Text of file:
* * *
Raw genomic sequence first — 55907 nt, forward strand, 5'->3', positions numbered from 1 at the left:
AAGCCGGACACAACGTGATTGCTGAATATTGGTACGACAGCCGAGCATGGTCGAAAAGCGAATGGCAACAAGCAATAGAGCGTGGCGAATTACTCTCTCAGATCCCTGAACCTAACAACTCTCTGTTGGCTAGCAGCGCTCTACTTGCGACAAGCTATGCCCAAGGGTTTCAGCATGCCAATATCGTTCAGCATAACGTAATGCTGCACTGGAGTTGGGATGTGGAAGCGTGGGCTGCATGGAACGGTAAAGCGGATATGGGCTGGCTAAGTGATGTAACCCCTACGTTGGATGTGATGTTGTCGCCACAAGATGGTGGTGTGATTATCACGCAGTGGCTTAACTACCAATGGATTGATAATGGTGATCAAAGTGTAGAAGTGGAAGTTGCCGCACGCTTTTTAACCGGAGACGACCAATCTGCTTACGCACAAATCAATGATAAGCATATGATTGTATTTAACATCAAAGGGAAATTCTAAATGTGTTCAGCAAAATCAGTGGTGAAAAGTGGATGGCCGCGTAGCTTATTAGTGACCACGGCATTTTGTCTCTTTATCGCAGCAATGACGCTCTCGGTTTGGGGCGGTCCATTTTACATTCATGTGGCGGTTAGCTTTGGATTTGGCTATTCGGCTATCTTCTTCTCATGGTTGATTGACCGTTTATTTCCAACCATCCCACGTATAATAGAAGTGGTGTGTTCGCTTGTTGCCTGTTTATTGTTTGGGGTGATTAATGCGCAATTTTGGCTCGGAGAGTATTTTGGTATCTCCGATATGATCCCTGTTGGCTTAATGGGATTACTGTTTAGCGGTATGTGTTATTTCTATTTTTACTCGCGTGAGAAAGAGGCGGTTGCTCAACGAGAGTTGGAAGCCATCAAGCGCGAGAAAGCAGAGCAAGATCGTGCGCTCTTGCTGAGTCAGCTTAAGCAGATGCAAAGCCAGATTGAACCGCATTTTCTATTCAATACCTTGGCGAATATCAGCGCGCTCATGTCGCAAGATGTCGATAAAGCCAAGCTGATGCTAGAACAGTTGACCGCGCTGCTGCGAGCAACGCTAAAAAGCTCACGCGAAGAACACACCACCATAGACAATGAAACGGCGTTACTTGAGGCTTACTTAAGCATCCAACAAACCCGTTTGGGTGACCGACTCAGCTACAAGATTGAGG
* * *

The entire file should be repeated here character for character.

Raw genomic sequence first — 55907 nt, forward strand, 5'->3', positions numbered from 1 at the left:
AAGCCGGACACAACGTGATTGCTGAATATTGGTACGACAGCCGAGCATGGTCGAAAAGCGAATGGCAACAAGCAATAGAGCGTGGCGAATTACTCTCTCAGATCCCTGAACCTAACAACTCTCTGTTGGCTAGCAGCGCTCTACTTGCGACAAGCTATGCCCAAGGGTTTCAGCATGCCAATATCGTTCAGCATAACGTAATGCTGCACTGGAGTTGGGATGTGGAAGCGTGGGCTGCATGGAACGGTAAAGCGGATATGGGCTGGCTAAGTGATGTAACCCCTACGTTGGATGTGATGTTGTCGCCACAAGATGGTGGTGTGATTATCACGCAGTGGCTTAACTACCAATGGATTGATAATGGTGATCAAAGTGTAGAAGTGGAAGTTGCCGCACGCTTTTTAACCGGAGACGACCAATCTGCTTACGCACAAATCAATGATAAGCATATGATTGTATTTAACATCAAAGGGAAATTCTAAATGTGTTCAGCAAAATCAGTGGTGAAAAGTGGATGGCCGCGTAGCTTATTAGTGACCACGGCATTTTGTCTCTTTATCGCAGCAATGACGCTCTCGGTTTGGGGCGGTCCATTTTACATTCATGTGGCGGTTAGCTTTGGATTTGGCTATTCGGCTATCTTCTTCTCATGGTTGATTGACCGTTTATTTCCAACCATCCCACGTATAATAGAAGTGGTGTGTTCGCTTGTTGCCTGTTTATTGTTTGGGGTGATTAATGCGCAATTTTGGCTCGGAGAGTATTTTGGTATCTCCGATATGATCCCTGTTGGCTTAATGGGATTACTGTTTAGCGGTATGTGTTATTTCTATTTTTACTCGCGTGAGAAAGAGGCGGTTGCTCAACGAGAGTTGGAAGCCATCAAGCGCGAGAAAGCAGAGCAAGATCGTGCGCTCTTGCTGAGTCAGCTTAAGCAGATGCAAAGCCAGATTGAACCGCATTTTCTATTCAATACCTTGGCGAATATCAGCGCGCTCATGTCGCAAGATGTCGATAAAGCCAAGCTGATGCTAGAACAGTTGACCGCGCTGCTGCGAGCAACGCTAAAAAGCTCACGCGAAGAACACACCACCATAGACAATGAAACGGCGTTACTTGAGGCTTACTTAAGCATCCAACAAACCCGTTTGGGTGACCGACTCAGCTACAAGATTGAGG